U.S. moving ahead on bank oversight

Treasury chief Geithner says new regulatory structure needs to be 'cleaner' and consolidated - says administration will unveil legislation within weeks.

EMAIL  |   PRINT  |   SHARE  |   RSS
google my aol my msn my yahoo! netvibes
Paste this link into your favorite RSS desktop reader
See all CNNMoney.com RSS FEEDS (close)
By Jennifer Liberto, CNNMoney.com senior writer

Secretary Tim Geithner tells community bankers on Wednesday that regulatory system needs to be simpler.
Bailout tracker
Follow the money: Bailout tracker
The government is engaged in a far-reaching - and expensive - effort to rescue the economy. Here's how you can keep tabs on the bailouts. More

WASHINGTON (CNNMoney.com) -- With bank stress tests out of the way, the Obama administration has turned its focus to reshaping how the government oversees financial institutions and could potentially push to consolidate regulators.

On Wednesday, in a speech to community bankers, Treasury Secretary Tim Geithner said he and President Obama believe the nation needs a "much more simplified, consolidated oversight structure."

Geithner said his agency would unroll a new bill proposing "substantial changes" to the regulatory system in the next couple of weeks. Top Treasury staffers met Friday with leading industry lobbyists to discuss regulatory overhaul, according to industry sources.

Two months ago, Geithner unveiled proposed new regulatory changes to prevent future financial collapses.

The debate over how to carry out such a plan has focused on so-called resolution authority -- or a new system for unwinding financial firms considered too big to fail -- and the creation of a strong, single regulatory agency with more power to monitor risk throughout the financial systems.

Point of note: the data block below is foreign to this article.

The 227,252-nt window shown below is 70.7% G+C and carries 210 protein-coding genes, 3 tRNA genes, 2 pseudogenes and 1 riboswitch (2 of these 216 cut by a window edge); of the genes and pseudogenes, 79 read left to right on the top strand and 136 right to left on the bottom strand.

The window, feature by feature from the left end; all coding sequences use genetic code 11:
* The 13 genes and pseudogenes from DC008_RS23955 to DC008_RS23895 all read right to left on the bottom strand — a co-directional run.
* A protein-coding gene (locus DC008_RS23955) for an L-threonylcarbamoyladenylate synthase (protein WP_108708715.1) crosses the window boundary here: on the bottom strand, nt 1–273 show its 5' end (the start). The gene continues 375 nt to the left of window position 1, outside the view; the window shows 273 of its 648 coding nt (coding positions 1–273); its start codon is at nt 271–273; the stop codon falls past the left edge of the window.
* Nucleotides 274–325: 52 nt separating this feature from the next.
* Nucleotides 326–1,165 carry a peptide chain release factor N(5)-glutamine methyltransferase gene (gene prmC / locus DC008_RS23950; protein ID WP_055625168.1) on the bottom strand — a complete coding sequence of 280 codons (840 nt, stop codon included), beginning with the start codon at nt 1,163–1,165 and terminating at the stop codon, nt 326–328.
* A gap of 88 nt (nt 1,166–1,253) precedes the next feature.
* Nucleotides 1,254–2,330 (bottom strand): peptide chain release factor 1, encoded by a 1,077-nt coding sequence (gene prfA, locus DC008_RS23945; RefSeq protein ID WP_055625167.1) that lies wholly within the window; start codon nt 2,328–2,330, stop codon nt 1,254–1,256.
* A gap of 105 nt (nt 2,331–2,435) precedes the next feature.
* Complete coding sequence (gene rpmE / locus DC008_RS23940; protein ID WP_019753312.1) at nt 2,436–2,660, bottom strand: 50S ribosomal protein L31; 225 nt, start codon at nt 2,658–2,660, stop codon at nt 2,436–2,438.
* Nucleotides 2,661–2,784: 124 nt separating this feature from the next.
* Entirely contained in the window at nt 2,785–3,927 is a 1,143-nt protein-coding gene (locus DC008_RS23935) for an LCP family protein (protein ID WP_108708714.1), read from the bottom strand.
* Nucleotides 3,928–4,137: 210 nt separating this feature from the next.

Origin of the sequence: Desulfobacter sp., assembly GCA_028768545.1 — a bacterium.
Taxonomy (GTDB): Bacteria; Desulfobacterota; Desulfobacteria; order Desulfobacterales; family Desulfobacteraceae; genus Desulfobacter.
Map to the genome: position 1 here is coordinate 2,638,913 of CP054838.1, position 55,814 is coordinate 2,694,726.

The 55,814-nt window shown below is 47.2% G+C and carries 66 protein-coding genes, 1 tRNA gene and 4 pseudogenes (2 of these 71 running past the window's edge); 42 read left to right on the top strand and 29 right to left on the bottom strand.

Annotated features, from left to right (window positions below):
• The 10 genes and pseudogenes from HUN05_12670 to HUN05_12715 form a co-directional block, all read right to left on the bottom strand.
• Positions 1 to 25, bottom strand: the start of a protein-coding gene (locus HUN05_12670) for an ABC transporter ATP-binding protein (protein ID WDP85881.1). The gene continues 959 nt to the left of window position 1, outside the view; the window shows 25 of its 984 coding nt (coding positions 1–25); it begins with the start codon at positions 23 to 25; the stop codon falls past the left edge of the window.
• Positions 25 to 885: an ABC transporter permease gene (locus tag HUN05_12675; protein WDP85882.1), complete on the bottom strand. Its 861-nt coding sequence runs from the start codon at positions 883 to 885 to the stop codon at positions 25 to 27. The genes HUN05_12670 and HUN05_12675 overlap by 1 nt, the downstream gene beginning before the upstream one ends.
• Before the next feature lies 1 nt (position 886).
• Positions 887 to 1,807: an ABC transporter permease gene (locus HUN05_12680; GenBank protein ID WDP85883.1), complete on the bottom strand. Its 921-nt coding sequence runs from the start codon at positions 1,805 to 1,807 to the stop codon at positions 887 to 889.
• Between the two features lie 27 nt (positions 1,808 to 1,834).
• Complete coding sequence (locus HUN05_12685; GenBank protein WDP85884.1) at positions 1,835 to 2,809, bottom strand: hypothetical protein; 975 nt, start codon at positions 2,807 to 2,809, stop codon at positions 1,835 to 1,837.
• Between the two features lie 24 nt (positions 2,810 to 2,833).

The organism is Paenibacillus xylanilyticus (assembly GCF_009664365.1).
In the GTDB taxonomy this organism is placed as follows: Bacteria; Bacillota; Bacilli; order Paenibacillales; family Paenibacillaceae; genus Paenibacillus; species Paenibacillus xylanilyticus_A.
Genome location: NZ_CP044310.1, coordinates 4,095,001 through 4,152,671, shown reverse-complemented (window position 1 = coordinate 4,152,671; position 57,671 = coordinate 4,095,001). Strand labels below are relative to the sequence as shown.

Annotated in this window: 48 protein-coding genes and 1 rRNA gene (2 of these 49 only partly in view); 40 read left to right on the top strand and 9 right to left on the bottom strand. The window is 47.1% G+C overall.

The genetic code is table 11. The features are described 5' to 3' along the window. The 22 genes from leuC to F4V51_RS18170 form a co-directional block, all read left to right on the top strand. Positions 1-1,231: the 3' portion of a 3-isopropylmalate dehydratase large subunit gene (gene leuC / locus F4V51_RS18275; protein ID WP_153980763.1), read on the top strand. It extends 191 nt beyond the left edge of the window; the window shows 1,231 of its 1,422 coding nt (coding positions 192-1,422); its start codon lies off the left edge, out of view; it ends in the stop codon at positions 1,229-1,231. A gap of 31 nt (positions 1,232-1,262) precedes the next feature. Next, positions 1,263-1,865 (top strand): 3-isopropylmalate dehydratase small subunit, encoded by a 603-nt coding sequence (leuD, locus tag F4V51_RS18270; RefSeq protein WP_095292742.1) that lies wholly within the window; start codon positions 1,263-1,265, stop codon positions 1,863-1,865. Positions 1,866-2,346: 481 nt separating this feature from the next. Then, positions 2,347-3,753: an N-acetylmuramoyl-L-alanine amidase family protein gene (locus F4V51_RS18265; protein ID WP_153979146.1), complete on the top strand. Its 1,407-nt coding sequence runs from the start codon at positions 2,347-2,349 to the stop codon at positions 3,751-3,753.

High-ranking Obama administration staffers told the group of banking industry lobbyists Friday that they believed the Federal Reserve should have that broader risk-monitoring power, according to a banking official who attended the meeting.

The idea of consolidating agencies has also been discussed, but officials have talked about the idea far less, at least in public forums. It's a touchy subject.

Changing the current regulatory power structure likely would result in folding some agencies into others, experts say. Even in March, Treasury warned against allowing turf wars to get in the way of such changes.

The Securities and Exchange Commission, Federal Deposit Insurance Corp. and Federal Reserve all play major roles supervising banks and other financial institutions.

Yet, a host of other regulatory agencies, including the Office of Comptroller of the Currency, a bureau of the Treasury, which regulates national banks, are also involved. The U.S. Commodities Futures Trading Commission oversees commodity futures and option markets and the Office of Thrift Supervision regulates many mortgage lenders.

The OTS is among those agencies that experts say is on the hot seat. OTS was in charge if overseeing American International Group (AIG, Fortune 500) and failed lenders IndyMac and Washington Mutual.